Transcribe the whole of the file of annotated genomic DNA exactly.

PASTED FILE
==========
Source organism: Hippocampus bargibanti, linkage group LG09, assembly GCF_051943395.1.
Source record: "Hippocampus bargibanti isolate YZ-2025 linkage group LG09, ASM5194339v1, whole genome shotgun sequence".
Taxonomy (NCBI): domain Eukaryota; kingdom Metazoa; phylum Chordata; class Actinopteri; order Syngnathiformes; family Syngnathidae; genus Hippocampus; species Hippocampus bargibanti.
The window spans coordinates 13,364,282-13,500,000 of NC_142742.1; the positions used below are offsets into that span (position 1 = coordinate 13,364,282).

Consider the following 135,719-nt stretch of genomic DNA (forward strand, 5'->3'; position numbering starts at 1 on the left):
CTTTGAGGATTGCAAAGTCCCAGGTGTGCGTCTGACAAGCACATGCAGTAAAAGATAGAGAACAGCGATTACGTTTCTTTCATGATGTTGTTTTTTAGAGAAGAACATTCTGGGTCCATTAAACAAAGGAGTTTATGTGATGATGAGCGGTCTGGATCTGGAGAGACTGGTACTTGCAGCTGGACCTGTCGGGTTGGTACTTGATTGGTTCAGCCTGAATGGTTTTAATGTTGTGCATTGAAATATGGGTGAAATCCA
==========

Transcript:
Source organism: Hippocampus bargibanti, linkage group LG09, assembly GCF_051943395.1.
Source record: "Hippocampus bargibanti isolate YZ-2025 linkage group LG09, ASM5194339v1, whole genome shotgun sequence".
Taxonomy (NCBI): domain Eukaryota; kingdom Metazoa; phylum Chordata; class Actinopteri; order Syngnathiformes; family Syngnathidae; genus Hippocampus; species Hippocampus bargibanti.
The window spans coordinates 13,364,282-13,500,000 of NC_142742.1; the positions used below are offsets into that span (position 1 = coordinate 13,364,282).

Consider the following 135,719-nt stretch of genomic DNA (forward strand, 5'->3'; position numbering starts at 1 on the left):
CTTTGAGGATTGCAAAGTCCCAGGTGTGCGTCTGACAAGCACATGCAGTAAAAGATAGAGAACAGCGATTACGTTTCTTTCATGATGTTGTTTTTTAGAGAAGAACATTCTGGGTCCATTAAACAAAGGAGTTTATGTGATGATGAGCGGTCTGGATCTGGAGAGACTGGTACTTGCAGCTGGACCTGTCGGGTTGGTACTTGATTGGTTCAGCCTGAATGGTTTTAATGTTGTGCATTGAAATATGGGTGAAATCCA